What are the rules for ‘stop and search’ by the po­lice?

Stabroek News Sunday - - REGIONAL NEWS -

Dear Editor, The re­port in Kai­eteur News of 23-11-18, ti­tled “More stop-and­search, po­lice pa­trols for Re­gion Two”, caught my at­ten­tion for two rea­sons. For one, the fact that the com­man­der of the GPF ‘G’ Di­vi­sion made a pre­sen­ta­tion on his Christ­mas polic­ing plan to re­gional civil so­ci­ety stake­hold­ers struck me as a wel­come act in po­lice/pub­lic re­la­tions. Should such pre­sen­ta­tions be a stan­dard pro­ce­dure for all po­lice di­vi­sions coun­try­wide, then full praise is due to the force.

But, se­condly, I took note of the in­ten­tion of the po­lice to in­crease “stop and search” op­er­a­tions to com­bat the ex­pected up­surge of crime over Christ­mas. Here is my con­cern. What are the rules of en­gage­ment in Guyana for po­lice “stop and search”?

Do the Guyana po­lice need to first have, as in Amer­ica, “rea­son­able sus­pi­cion that the in­di­vid­ual has com­mit­ted, is com­mit­ting, or is about to com­mit a crime?” If so, are the ranks of the po­lice force aware of the le­gal con­tours of such sus­pi­cion?

Even be­yond the crit­i­cal is­sue of rea­son­able sus­pi­cion, we ad­di­tion­ally have to un­der­stand what is the scope of po­lice power when they ac­tu­ally “stop and search” some­one. In Amer­i­can law (at least, in the­ory), when a po­lice rank has rea­son­able sus­pi­cion to stop some­one, it is only to ques­tion (not search) him or her as a first step. As a sec­ond step, how­ever, US po­lice are em­pow­ered to frisk that per­son only to the ex­tent nec­es­sary to en­sure the of­fi­cers’ own safety or that of nearby oth­ers.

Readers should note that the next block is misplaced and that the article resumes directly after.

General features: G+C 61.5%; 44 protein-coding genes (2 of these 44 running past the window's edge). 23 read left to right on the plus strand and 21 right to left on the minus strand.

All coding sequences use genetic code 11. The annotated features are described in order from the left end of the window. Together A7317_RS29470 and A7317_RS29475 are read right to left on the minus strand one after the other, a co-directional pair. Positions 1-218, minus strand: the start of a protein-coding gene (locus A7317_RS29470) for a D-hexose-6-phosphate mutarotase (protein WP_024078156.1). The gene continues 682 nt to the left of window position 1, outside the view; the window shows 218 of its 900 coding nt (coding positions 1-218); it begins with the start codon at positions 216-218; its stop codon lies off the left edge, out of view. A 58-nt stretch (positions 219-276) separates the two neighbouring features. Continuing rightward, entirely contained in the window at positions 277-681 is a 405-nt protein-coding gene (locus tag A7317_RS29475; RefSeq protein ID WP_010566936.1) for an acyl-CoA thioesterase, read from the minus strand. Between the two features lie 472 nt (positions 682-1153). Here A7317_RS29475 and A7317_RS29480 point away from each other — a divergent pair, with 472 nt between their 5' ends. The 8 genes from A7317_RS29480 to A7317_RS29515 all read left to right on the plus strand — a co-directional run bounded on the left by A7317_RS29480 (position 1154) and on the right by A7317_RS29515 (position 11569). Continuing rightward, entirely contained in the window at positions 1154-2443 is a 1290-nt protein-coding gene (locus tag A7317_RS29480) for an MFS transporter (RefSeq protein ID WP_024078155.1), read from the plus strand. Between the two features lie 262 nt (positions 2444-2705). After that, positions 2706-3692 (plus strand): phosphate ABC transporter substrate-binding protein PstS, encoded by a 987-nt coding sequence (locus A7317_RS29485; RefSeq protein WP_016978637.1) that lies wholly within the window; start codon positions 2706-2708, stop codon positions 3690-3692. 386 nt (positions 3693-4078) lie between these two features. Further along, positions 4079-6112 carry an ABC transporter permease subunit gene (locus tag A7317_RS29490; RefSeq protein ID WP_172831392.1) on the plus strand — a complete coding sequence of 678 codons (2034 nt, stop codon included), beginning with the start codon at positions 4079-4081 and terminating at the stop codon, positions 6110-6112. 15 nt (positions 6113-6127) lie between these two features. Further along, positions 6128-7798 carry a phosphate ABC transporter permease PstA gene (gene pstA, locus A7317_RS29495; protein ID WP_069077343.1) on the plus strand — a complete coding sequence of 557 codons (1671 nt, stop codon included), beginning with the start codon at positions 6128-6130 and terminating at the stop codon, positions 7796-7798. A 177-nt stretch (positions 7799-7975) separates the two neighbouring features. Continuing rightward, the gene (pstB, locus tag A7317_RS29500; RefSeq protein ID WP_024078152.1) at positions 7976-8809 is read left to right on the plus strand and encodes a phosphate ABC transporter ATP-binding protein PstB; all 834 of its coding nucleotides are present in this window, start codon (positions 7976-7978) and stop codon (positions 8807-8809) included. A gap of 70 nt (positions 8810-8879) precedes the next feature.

Of course, there has been much abuse of these po­lice pow­ers in the US, with Blacks and Lati­nos bear­ing the brunt, de­spite clear rules on what is rea­son­able sus­pi­cion and when and how to con­duct a frisk. The whole ques­tion of “stop and frisk” has come un­der re­lent­less le­gal and po­lit­i­cal pres­sure that the New York po­lice have re­duced the prac­tice by 94% over the last sev­eral years.

The ques­tions then for our po­lice force are (i) is rea­son­able sus­pi­cion re­quired?, (ii) If so, how do the ranks op­er­a­tionalise it on the ground, and (iii) what is the scope of the search of per­sons, their be­long­ings, and their ve­hi­cles? Yours faith­fully, Sher­wood Lowe What are the rules for ‘stop and search’ by the po­lice?

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